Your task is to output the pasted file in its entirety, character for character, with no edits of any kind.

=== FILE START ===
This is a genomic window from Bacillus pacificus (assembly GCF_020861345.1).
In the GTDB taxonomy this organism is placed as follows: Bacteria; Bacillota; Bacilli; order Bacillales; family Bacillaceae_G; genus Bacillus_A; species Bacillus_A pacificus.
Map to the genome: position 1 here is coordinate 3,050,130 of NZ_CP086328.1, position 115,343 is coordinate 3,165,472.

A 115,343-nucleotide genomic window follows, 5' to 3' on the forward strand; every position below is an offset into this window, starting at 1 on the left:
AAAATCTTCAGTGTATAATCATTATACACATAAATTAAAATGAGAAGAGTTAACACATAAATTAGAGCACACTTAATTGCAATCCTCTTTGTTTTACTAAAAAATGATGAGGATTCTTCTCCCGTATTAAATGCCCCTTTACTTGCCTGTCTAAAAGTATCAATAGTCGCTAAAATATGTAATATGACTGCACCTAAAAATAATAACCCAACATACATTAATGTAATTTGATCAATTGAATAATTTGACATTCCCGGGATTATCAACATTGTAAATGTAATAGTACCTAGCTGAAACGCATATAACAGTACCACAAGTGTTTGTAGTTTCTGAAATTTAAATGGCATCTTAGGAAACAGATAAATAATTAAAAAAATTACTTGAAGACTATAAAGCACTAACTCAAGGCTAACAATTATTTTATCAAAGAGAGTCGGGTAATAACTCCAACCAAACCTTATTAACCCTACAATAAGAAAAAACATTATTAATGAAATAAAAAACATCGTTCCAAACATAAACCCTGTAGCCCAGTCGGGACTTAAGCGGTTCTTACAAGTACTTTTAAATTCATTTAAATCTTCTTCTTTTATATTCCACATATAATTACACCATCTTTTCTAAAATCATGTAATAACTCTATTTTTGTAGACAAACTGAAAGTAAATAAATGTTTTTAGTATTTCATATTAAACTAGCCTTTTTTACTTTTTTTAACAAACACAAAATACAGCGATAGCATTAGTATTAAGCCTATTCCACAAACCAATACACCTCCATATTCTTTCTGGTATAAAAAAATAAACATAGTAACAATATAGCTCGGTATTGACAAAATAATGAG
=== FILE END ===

This is a genomic window from Bacillus pacificus (assembly GCF_020861345.1).
In the GTDB taxonomy this organism is placed as follows: Bacteria; Bacillota; Bacilli; order Bacillales; family Bacillaceae_G; genus Bacillus_A; species Bacillus_A pacificus.
Map to the genome: position 1 here is coordinate 3,050,130 of NZ_CP086328.1, position 115,343 is coordinate 3,165,472.

A 115,343-nucleotide genomic window follows, 5' to 3' on the forward strand; every position below is an offset into this window, starting at 1 on the left:
AAAATCTTCAGTGTATAATCATTATACACATAAATTAAAATGAGAAGAGTTAACACATAAATTAGAGCACACTTAATTGCAATCCTCTTTGTTTTACTAAAAAATGATGAGGATTCTTCTCCCGTATTAAATGCCCCTTTACTTGCCTGTCTAAAAGTATCAATAGTCGCTAAAATATGTAATATGACTGCACCTAAAAATAATAACCCAACATACATTAATGTAATTTGATCAATTGAATAATTTGACATTCCCGGGATTATCAACATTGTAAATGTAATAGTACCTAGCTGAAACGCATATAACAGTACCACAAGTGTTTGTAGTTTCTGAAATTTAAATGGCATCTTAGGAAACAGATAAATAATTAAAAAAATTACTTGAAGACTATAAAGCACTAACTCAAGGCTAACAATTATTTTATCAAAGAGAGTCGGGTAATAACTCCAACCAAACCTTATTAACCCTACAATAAGAAAAAACATTATTAATGAAATAAAAAACATCGTTCCAAACATAAACCCTGTAGCCCAGTCGGGACTTAAGCGGTTCTTACAAGTACTTTTAAATTCATTTAAATCTTCTTCTTTTATATTCCACATATAATTACACCATCTTTTCTAAAATCATGTAATAACTCTATTTTTGTAGACAAACTGAAAGTAAATAAATGTTTTTAGTATTTCATATTAAACTAGCCTTTTTTACTTTTTTTAACAAACACAAAATACAGCGATAGCATTAGTATTAAGCCTATTCCACAAACCAATACACCTCCATATTCTTTCTGGTATAAAAAAATAAACATAGTAACAATATAGCTCGGTATTGACAAAATAATGAG